Traveling to Portugal
We spent 10 days in Portugal and these are things that we found helpful prior to our trip.
Arrival in Portugal
Most international flights will arrive at Lisbon International Airport (LIS). The airport is relatively close to the city center and you could Uber for about €12 to most parts. The cheapest way is to take the red line of the metro from the Aeroporto stop. From the red line you can transfer to the other lines to get all over Lisbon. As of 2019 metro tickets cost €1.95 (€.50 for the viva viagem card and €1.45 for a single journey). Either way should take about 20 minutes to the city center.
Porto (OPO) is probably the second most popular arrival airport. We started our trip in Porto. The Porto Airport is a stop on the Porto light rail system and for €2.60 you can get to the city center via the Purple E line. The trip will take about 17 minutes to the city center.
The unit of currency in Portugal is the euro. Find the current exchange rates.
Keep your money safe
Electricity in Portugal is 230 volts and uses standard European plugs and sockets. Laptops and cell phones are designed to operate on 110 volts or 220 volts so those should be fine. If you come from the United States, all you need is an adaptor.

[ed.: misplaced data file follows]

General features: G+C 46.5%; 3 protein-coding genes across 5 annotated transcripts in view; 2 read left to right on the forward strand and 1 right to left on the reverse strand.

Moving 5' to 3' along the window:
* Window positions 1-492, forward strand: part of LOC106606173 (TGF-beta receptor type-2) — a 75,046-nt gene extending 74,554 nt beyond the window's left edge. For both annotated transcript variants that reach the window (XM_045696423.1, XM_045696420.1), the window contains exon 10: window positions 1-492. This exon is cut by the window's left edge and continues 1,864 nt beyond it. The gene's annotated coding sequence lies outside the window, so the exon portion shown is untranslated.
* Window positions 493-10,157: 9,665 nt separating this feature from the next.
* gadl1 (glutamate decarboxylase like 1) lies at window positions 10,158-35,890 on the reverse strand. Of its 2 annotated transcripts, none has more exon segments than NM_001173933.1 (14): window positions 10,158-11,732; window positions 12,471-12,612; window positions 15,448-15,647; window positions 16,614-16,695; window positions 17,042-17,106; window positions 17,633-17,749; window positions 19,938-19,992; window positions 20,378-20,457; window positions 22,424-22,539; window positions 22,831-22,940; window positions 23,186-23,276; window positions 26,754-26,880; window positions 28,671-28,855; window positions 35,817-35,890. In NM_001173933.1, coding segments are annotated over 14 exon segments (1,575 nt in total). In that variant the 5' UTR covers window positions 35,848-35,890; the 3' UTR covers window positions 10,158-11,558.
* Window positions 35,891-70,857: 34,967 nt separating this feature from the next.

However, if you come from a country that operates on 110 volts (like the United States), for other appliances you will need a voltage converter.
The official language in Portugal is Portuguese. I expected it to be similar to Spanish, but it’s not. I can kind of get by in Spanish speaking countries, but I was clueless when trying to understand someone speaking Portuguese.
Be sure to learn basic phrases in Portuguese. Google Translate
Hello – Ola’
Please – Por Favor
Thank you – Obrigado
You’re welcome – de nada
Yes, three of those look like Spanish, but that’s about the only thing I understood.
Transportation around Portugal
We are fans of using trains around Europe. Here is the Portuguese Railways website.
If you don’t mind taking a little extra time, Regional trains are a little cheaper. Plus the cost is the same whether you book in advance or the same day. Kiosks at the stations are easy to use and available in numerous languages, just by clicking on the country flaf. High speed trains are more expensive the day of travel.
No visa is required for stays under 90 days. Passports must be valid for 6 months after the intended departure from Portugal.
The tap water is safe, but many locals prefer bottled water, as in the past, there were some problems with the water. Also, apparently they prefer the taste of bottled water.
Current Temp in Portugal :
Temperature can be quite high during the summer months (90+ F/30+ C). Winters are milder than much of Europe – highs in the 60s F/15 C. December and January have the most rain (we traveled in early January). If you can go in the spring or fall, temperatures are more moderate and pleasant.